Majority of Derbyshire mothers stop breastfeeding despite NHS advice

In Derbyshire almost 60 per cent of new mothers stop breastfeeding within two months, contrary to NHS advice.

Between January and March 2018, GPs in Derbyshire asked 1,663 mothers at their six-to-eight week checkup how they were feeding their babies.

The figures, released by Public Health England, show that 985 mothers said they were not breastfeeding at all.

NHS guidelines recommend that babies are exclusively breastfed for up to six months at least.

They say breastfeeding reduces a baby’s risk of infection, sudden infant death syndrome, childhood leukaemia and even heart disease in adulthood.

Breastfeeding also has numerous health benefits for mothers, including lowering the risk of breast and ovarian cancer, diabetes and osteoporosis.

Around 29% of the babies in Derbyshire were fed exclusively with breast milk, and 11% were partially breastfed.

Breastfeeding rates in the area are roughly average. In England, 30% of babies aged six to eight weeks are exclusively breastfed.

PHE lead nurse Wendy Nicholson said: “Breastfeeding provides the best nutritional start in life and is something that mothers and babies learn together.

“But we know that some mothers may need support, advice and encouragement to help them continue with breastfeeding.”

“Health visitors, midwives and other health care professionals are well placed to link women to support within their local areas.”

According to Dr Mary Fewtrell, nutrition lead at the Royal College of Paediatrics and Child Health, it’s not just parents that need education and support.

She said: “Adding things to the national curriculum is tricky, but it would be good to normalise the idea of humans feeding their babies like other mammals do.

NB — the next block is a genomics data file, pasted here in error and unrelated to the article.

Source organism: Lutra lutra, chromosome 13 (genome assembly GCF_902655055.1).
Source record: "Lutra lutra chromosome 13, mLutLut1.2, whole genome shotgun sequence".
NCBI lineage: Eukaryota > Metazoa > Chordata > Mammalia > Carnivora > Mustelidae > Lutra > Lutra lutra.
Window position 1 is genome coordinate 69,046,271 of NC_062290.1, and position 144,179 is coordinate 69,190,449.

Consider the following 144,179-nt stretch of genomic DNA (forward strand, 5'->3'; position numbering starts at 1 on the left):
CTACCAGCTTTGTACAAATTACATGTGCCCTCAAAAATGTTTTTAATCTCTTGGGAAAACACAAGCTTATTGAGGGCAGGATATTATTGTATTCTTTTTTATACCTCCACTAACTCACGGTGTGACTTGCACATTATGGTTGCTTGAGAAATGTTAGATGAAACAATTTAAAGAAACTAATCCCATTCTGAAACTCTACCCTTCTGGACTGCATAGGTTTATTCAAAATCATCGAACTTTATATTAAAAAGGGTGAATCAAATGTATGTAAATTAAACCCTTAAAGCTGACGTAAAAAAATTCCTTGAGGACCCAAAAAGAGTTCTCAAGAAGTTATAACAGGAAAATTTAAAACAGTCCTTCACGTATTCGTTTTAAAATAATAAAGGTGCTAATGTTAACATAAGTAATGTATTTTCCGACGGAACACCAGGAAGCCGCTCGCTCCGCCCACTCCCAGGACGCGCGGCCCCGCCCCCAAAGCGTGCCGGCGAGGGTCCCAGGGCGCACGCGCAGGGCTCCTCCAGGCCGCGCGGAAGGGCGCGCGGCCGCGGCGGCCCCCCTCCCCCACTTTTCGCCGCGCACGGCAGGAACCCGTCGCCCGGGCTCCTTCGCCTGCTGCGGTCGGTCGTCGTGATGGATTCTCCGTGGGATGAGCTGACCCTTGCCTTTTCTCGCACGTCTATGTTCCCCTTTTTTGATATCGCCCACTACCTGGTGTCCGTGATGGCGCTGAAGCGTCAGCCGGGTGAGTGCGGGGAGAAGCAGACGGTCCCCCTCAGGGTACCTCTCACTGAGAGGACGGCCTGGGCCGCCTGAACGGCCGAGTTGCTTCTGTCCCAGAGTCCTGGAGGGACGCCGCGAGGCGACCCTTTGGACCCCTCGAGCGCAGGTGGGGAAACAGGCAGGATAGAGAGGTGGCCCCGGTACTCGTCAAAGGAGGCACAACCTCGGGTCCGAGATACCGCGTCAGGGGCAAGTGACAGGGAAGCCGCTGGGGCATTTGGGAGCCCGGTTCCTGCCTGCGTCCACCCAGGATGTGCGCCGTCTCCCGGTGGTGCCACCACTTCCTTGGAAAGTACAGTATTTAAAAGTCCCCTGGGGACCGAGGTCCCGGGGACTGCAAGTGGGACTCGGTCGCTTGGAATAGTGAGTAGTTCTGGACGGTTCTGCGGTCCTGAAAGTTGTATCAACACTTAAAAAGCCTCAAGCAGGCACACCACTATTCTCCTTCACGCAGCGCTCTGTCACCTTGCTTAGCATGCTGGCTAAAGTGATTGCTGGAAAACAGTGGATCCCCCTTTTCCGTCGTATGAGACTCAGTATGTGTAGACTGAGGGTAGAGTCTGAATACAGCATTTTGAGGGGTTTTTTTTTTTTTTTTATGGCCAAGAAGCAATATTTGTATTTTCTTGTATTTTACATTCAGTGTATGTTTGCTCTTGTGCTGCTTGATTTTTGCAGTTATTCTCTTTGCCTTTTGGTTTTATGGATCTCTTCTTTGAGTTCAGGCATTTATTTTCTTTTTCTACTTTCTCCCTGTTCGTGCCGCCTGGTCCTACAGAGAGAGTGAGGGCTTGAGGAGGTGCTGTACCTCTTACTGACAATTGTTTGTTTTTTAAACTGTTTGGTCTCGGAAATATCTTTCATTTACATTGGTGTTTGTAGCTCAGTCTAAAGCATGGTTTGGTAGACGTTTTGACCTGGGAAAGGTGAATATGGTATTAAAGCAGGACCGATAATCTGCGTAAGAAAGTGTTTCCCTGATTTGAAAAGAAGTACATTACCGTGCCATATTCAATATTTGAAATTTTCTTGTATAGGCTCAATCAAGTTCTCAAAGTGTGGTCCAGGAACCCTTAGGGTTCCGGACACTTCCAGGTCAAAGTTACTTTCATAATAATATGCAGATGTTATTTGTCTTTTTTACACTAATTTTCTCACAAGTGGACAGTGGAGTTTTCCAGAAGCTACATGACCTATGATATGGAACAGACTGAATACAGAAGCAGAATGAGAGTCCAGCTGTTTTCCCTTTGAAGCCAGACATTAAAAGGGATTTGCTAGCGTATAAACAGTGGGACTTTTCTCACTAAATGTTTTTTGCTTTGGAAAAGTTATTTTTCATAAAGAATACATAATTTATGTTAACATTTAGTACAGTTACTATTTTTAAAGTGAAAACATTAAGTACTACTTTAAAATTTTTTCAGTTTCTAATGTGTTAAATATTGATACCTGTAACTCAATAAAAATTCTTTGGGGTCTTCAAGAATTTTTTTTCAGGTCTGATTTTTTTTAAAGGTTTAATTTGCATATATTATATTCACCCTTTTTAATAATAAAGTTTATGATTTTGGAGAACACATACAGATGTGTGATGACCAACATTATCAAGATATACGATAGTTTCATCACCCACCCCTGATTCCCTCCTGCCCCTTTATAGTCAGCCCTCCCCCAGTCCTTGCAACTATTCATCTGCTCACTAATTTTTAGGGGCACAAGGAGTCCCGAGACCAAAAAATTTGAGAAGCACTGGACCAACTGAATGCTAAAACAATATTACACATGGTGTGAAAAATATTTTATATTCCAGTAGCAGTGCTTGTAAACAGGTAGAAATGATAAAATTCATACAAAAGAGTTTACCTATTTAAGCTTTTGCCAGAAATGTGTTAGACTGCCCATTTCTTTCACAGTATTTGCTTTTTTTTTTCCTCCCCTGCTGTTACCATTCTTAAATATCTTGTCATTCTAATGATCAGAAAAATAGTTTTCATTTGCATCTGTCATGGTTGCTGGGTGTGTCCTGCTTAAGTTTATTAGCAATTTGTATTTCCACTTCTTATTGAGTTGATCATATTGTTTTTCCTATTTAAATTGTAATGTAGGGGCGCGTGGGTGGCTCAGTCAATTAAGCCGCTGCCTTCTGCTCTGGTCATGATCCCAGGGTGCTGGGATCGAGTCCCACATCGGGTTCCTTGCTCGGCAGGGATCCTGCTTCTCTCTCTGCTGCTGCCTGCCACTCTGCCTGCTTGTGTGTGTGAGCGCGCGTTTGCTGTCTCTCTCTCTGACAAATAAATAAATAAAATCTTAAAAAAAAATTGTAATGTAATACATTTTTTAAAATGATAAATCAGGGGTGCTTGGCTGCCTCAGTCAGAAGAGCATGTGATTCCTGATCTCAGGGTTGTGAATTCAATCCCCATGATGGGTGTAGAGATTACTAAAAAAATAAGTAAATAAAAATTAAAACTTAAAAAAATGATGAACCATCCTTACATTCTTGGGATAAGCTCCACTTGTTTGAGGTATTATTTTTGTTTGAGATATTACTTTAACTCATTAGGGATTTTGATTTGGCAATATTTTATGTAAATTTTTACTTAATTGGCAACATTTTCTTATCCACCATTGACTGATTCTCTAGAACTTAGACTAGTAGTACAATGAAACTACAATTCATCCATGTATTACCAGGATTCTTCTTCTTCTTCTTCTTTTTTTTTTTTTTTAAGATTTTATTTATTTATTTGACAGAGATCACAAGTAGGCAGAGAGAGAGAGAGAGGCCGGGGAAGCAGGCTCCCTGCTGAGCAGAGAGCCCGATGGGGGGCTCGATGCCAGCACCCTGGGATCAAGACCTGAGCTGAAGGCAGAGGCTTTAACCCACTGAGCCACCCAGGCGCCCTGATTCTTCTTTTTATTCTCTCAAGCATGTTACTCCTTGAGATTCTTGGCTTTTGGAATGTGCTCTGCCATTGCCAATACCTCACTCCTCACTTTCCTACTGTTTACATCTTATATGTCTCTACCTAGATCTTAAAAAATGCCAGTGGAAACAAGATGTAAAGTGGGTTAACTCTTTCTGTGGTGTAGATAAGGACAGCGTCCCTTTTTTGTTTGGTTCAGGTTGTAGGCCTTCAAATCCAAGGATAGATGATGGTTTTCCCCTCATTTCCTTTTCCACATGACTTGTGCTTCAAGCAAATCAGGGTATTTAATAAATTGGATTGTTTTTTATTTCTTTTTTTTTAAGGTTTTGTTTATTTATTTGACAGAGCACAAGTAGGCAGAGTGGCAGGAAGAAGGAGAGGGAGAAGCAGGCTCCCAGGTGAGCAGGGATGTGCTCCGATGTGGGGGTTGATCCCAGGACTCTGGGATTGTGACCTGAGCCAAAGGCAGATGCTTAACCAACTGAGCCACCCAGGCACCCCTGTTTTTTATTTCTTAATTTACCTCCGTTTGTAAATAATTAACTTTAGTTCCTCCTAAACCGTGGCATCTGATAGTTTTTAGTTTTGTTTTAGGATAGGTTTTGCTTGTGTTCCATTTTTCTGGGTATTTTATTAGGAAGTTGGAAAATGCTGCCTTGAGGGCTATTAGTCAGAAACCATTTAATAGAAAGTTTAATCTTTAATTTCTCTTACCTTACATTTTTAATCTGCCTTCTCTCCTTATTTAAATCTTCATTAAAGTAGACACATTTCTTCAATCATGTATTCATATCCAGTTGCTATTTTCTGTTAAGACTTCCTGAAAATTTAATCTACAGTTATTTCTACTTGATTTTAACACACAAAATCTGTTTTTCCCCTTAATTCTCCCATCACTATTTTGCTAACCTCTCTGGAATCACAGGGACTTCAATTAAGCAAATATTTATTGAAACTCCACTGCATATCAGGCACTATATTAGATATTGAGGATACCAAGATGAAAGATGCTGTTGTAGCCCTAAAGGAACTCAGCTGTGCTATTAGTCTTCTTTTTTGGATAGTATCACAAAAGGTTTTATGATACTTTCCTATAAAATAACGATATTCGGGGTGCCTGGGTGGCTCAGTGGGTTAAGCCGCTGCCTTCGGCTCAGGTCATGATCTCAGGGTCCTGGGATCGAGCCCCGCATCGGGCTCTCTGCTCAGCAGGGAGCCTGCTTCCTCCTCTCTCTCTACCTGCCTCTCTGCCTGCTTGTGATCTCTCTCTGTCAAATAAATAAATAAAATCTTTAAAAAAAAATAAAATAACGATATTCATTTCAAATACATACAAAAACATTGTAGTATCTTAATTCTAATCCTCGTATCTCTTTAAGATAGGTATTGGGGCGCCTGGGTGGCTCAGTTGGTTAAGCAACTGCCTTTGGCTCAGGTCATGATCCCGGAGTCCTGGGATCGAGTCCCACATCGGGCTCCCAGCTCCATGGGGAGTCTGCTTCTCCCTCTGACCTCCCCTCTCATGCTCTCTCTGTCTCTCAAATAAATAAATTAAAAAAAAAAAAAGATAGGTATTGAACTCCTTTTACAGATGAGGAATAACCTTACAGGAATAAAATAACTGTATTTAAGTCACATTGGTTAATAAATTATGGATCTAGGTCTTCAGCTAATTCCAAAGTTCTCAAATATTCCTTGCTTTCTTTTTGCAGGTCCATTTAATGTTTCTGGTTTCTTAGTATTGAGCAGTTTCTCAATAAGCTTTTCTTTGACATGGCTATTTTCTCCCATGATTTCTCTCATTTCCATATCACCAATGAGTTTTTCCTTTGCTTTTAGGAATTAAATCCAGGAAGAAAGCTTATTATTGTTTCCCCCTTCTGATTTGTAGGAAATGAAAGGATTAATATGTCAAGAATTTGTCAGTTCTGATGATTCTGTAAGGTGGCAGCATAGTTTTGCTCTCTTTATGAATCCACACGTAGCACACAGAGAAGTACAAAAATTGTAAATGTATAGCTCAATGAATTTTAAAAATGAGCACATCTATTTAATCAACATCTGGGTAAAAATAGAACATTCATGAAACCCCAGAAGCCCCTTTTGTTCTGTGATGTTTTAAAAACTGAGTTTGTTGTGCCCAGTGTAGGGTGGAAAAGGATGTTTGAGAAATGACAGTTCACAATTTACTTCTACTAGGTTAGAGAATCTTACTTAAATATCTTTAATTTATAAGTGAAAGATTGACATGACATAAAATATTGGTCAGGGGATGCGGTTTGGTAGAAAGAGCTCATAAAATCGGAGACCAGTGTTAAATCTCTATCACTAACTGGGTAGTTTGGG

“That could be introduced to children very early on. Throughout the education system breastfeeding should be discussed and normalised.”

Children’s charity Unicef UK runs a Baby Friendly Initiative that aims to create a “culture of breastfeeding” across all areas of the UK.

As part of the initiative, hospitals that pass Unicef assessment can be accredited as “baby friendly” and receive awards for their standards of maternity care, which includes encouraging breastfeeding.

Mothers-to-be can then look up their local hospital online and compare them to other providers in the area.

According to Baby Friendly Initiative advisor Francesca Entwistle, these schemes can only do so much, particularly in local communities.

She said: “You can’t just tell a woman to breastfeed. It’s not an individual issue for women, it’s a societal issue.

“We live in a culture where bottle feeding is the norm. In some places you have fourth generation bottle feeders.

“We need a more systematic, nationally led culture shift in the way we feed our babies.”